IN THE PAST three years, the Trump administration has upended decades of legal precedent that created a humane legal process for asylum seekers to enter the U.S. and build a life for themselves while they wait to plead their case in front of an immigration judge.
Asylum is a protection available to foreign nationals already in the United States or at the U.S. border who meet the international law definition of a “refugee.” A refugee is a person who can’t go home because of “past persecution or a well-founded fear of being persecuted in the future” due to their race, religion, nationality, membership in a particular social group, or political opinion, according to the United Nations.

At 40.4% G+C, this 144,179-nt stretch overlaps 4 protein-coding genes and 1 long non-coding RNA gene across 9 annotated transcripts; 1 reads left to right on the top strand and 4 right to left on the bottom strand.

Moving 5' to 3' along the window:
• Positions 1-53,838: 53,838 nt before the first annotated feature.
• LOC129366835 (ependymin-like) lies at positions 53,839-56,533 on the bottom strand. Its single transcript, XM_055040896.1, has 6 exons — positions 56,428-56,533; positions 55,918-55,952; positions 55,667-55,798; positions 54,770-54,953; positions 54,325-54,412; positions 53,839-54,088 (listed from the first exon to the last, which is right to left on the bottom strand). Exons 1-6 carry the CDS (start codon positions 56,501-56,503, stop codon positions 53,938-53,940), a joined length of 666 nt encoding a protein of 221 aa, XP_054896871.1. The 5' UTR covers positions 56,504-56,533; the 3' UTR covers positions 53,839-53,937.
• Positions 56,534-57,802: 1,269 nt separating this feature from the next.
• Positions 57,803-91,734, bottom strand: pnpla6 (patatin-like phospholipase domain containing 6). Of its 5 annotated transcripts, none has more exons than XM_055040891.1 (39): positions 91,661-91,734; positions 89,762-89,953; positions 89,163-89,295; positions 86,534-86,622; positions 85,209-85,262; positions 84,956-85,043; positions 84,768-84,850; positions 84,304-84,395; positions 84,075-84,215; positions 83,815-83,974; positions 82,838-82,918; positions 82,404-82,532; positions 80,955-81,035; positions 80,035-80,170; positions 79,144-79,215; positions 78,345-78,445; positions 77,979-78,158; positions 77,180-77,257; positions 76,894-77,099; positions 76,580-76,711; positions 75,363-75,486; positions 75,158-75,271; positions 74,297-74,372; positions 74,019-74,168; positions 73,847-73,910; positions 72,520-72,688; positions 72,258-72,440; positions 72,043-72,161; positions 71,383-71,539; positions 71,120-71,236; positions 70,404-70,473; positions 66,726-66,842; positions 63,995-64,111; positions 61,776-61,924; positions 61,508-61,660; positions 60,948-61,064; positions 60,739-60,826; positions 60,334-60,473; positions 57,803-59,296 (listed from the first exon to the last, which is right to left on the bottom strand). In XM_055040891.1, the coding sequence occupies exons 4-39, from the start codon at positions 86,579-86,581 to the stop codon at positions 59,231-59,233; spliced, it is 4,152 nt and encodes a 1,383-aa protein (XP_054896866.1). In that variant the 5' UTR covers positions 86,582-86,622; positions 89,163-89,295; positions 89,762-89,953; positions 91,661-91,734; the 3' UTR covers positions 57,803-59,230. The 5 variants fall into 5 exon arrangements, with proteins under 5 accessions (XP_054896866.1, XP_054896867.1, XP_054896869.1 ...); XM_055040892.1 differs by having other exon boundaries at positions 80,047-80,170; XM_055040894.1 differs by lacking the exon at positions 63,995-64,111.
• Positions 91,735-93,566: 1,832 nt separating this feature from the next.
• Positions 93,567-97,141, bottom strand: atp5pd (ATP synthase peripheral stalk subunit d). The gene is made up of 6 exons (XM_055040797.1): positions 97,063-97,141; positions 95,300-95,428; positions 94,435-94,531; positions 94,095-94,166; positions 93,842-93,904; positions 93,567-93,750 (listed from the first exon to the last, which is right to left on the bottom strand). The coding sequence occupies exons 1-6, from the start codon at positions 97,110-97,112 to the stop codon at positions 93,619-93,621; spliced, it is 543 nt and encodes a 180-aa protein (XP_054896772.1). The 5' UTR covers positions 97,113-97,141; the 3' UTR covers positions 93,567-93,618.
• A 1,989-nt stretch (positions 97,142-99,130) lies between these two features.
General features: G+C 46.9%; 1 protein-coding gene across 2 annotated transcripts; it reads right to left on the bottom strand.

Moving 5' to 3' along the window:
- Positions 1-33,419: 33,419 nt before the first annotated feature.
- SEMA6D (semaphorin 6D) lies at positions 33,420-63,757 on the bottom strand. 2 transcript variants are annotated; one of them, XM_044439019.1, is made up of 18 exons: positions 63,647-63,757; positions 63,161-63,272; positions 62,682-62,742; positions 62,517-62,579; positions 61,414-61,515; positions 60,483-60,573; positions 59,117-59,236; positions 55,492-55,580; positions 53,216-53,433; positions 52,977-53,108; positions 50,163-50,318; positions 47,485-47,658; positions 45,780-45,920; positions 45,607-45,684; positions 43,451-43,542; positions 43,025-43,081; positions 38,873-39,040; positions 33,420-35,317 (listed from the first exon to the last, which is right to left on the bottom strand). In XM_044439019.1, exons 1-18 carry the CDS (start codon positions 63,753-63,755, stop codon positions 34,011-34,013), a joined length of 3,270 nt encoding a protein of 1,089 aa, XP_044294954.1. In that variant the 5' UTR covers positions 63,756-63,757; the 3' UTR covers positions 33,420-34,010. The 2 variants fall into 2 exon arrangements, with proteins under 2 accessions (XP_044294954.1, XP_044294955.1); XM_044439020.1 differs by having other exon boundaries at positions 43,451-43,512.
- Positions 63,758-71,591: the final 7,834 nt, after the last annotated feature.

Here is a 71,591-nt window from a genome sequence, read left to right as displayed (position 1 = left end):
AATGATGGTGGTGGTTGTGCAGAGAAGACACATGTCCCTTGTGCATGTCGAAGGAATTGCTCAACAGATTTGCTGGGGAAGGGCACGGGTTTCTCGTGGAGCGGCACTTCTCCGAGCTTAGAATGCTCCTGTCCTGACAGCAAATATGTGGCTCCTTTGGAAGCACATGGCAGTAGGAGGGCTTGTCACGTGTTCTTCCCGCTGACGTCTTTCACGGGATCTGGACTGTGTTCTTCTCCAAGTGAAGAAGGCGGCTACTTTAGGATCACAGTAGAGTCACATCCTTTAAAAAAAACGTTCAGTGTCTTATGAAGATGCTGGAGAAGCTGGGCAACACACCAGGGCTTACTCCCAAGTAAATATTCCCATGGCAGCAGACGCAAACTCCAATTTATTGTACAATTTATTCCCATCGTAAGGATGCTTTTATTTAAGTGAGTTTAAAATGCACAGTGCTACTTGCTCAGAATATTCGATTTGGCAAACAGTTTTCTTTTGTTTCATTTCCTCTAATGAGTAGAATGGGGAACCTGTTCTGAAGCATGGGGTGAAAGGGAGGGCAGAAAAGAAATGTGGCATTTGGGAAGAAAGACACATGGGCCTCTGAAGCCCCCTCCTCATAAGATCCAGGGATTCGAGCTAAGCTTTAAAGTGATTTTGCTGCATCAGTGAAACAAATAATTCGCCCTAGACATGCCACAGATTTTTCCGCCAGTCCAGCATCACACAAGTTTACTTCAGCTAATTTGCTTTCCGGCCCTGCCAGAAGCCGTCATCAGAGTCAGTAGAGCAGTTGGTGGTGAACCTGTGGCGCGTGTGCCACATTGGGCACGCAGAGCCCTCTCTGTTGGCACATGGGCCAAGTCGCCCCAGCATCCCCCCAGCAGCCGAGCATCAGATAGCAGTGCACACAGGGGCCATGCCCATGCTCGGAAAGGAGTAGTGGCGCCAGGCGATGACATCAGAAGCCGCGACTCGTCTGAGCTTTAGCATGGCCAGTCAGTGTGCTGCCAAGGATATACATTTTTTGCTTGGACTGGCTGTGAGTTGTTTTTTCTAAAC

On the U.S. Southern border, these are people fleeing organized violence and government repression. Under Trump administration “third-country” agreements, the U.S. will now be deporting many asylum seekers back to the same countries that they are fleeing.
While this scenario is exactly what Trump’s lead immigration policy adviser, Stephen Miller, has always dreamed of, it is not one we have to accept.
People have offered one another sanctuary in various forms throughout history. Christianity has a long tradition of such radical welcome—including biblical texts making clear the mandate to “welcome the stranger” and hundreds of churches that opened their doors as sanctuaries to runaway slaves in the 1860s, civil rights and anti-war activists in the 1960s, and migrants from Central America in the 1980s.